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post #2206 of (permalink) Old Mar 13th, 2013, 04:08 PM
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Re: Petra Kvitova News and Articles

Originally Posted by Petronius View Post
There would be no benefits for Tomas. Why wasting his time?
Hmmm . . that seems logical but . . . I don't know. I think Kvitova's ground-strokes are in the same league of pace as some ATP players. Here's something I found from a bygone era:

Originally Posted by Brian Stewart View Post
CBS had the entire court wired with a sort of radar device during a "Super Saturday" at the US Open, in either '95 or '96. The purpose was to get readings of the groundstroke speeds. Graf and Seles were in the women's final, and the men's semis included Agassi and Sampras (not in the same match) and I forget who else. They announced the readings at one point. Agassi was hitting at 70 MPH, Graf and Seles each at 68, and the other men were less.

If those numbers sound a bit low, keep in mind that groundstrokes are measured different from serves. Service speeds take the initial thrust. A 140 MPH serve is only traveling 70 MPH when it reaches the opposing baseline. That's why I always got a chuckle when some nimrod announcer would say "X served the ball at 125, and Agassi ripped the return back at 130!". Or when the USTA did those commercials (inaccurately) comparing a tennis serve with a baseball pitch a few years back.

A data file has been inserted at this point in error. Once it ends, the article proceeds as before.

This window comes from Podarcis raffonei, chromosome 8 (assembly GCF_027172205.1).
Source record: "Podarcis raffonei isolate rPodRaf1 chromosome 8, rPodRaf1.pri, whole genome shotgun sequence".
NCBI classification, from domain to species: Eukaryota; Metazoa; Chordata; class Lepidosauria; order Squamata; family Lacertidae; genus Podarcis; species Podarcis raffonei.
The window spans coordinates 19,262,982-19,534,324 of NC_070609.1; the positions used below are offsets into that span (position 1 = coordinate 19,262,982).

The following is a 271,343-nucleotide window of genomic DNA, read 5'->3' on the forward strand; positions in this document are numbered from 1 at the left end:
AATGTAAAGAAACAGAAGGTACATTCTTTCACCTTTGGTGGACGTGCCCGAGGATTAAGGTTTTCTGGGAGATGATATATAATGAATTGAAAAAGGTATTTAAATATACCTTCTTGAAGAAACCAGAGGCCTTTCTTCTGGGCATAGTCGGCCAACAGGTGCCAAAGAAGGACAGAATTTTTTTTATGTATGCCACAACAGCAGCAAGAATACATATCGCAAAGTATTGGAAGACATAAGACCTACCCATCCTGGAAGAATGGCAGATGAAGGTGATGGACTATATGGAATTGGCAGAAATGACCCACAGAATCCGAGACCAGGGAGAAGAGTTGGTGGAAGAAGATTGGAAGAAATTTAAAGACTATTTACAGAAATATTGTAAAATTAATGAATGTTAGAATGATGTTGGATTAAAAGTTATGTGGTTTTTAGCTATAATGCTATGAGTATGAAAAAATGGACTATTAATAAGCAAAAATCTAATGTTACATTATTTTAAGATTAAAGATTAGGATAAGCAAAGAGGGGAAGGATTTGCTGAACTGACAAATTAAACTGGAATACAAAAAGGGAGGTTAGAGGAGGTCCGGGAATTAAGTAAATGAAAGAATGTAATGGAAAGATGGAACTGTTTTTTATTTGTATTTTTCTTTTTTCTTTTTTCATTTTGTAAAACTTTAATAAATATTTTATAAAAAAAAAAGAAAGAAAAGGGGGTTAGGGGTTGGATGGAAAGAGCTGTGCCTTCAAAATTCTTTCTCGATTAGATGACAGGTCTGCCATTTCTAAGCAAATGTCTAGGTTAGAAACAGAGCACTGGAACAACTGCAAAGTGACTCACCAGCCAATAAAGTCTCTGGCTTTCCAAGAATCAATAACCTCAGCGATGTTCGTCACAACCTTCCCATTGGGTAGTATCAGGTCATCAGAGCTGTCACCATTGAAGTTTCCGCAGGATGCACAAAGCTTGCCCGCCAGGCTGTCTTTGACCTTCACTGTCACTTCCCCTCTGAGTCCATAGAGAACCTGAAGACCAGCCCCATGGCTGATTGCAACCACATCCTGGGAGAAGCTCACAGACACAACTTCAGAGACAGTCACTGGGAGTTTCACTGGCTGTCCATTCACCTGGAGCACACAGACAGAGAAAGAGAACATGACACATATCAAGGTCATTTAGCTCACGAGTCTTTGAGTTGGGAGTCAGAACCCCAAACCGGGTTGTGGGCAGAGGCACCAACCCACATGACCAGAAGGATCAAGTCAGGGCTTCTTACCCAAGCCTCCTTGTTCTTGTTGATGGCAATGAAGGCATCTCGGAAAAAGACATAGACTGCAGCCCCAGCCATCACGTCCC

As far as spins go, that's not all cut-and-dried either. Someone had a link to a tennis study done years ago at the US Open. It focused mostly on the men players, with a few shots from the women thrown in. And while the average spin was higher for the men, the fastest spin (RPMs) was registered by Jana Novotna's backhand slice. On a hard court, the friction of the surface is such that it reverses the spin of a sliceshot upon the bounce. Yet Novotna's shot was so heavily spun, it still had backspin on it after the bounce. No other player in the group examined did that. (Note: sample did not include Steffi Graf, whose backhand slice had more "bite" than Jana's.)

We've seen a few of these combined events where they had that all-court gizmo for the men's matches, which could tell you the speed of the various shots. They didn't use it for the women's matches. I would be curious to see a more thorough use of these technologies, and how the readings compare to what the tennis insiders "know".

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